the most developers are not particularly interested in and indeed can’t work out how to do properly. It is well worth someone investing the time to learn the intricacies of your particular build tool and learning how to write this, or alternatively to bring in an experience external consultant. The granddaddy of build tools is Make and for many years it pretty much had the field to itself. Some pretty arcane syntax and the dreaded tab/space problem have caused much tearing of hair over the years. Enhanced versions such as Gnu Make are quite a bit nicer to use and there are some excellent articles showing the power of this by John Graham-Cumming at CMCrossroads.
Other alternatives that have surfaced over the years include Jam, Scons and more recently the XML based Ant and its .Net equivalent Nant. Vendor specific solutions include OpenMake, ClearCase Make with its wink-in technology to avoid rebuilding what someone else has recently done, and Microsoft’s upcoming MSBuild – another XML based tool. There are a number of discussions as to the suitability of XML as a human-readable description of such systems, and it will be interesting to see how this area develops in the future.
Incremental Build Case Study
One of the authors implemented a system based around Jam which has worked very well since first being implemented 8 years ago. While not exactly being an agile environment, the principles apply!
The system consisted of over a hundred executables that were running on a VAX/VMS system. Subsequently this was migrated to Alpha/VMS and then flavours of Unix. The basic build scripts (which the developers needed to maintain), were very simple and just listed source files and libraries for each executable. These changed very little during the migrations between operating systems. The nitty gritty rules as to how to build files and do dependency checking (including operating system specifics) were maintained by 1 or 2 people – others didn’t need to know.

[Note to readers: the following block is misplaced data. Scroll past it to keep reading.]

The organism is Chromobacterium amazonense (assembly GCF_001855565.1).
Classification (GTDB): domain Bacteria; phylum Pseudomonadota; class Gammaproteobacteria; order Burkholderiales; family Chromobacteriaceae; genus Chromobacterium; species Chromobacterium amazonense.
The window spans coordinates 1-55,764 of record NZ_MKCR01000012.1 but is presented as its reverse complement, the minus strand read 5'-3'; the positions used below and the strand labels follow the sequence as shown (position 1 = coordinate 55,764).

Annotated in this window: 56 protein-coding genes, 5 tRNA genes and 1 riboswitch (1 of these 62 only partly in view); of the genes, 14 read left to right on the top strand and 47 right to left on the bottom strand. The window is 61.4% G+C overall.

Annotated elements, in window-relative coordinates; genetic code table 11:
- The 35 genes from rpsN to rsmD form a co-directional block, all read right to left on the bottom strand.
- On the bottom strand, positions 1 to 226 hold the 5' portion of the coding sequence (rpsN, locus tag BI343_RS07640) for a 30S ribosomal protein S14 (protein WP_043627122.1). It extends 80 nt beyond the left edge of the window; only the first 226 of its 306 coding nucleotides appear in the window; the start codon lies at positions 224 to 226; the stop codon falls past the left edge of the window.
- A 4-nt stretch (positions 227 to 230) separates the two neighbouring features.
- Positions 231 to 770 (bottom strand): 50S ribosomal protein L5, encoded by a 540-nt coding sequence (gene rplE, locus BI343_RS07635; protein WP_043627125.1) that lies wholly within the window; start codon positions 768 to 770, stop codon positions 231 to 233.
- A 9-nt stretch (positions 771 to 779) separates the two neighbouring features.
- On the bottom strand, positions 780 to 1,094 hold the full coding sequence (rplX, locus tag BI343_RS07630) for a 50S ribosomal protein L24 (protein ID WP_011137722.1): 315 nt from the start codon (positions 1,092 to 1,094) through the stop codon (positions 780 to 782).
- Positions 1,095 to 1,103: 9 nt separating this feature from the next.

Prior to this system, a hard coded set of batch files were used to build things. This included no dependency checking at all – for incremental builds people just need to know what they wanted and ensure that everything was built in the appropriate order (the build worked OK for the full system builds, though changes in dependency ordering caused problems). The full system build took around 8 hours which came down as the machines got faster.
Since developers typically worked on 1 or 2 executables at a time, with a few source files, they hacked up batch scripts just to build the individual executables. The process was time consuming and error prone, particularly the first time you wanted to build one you hadn’t done before.
The Jam based system did full automatic dependency checking and used the same scripts that the full system build used in order to build individual executables, just supplying the name of the required executable as a command line parameter. The trick was to use the equivalent of search paths so that any local source code was used if present, otherwise a central shared read-only snapshot was used (so that people didn’t have to have the full source code present in their workspaces if they didn’t need it).
The advantage of this was that there was only one place that people needed to maintain the contents of individual executables – the system build script. Various libraries were constructed as necessary and linked in to the appropriate executable.
In a new (clean) workspace, the first time you tried to build an executable all the appropriate libraries would be built and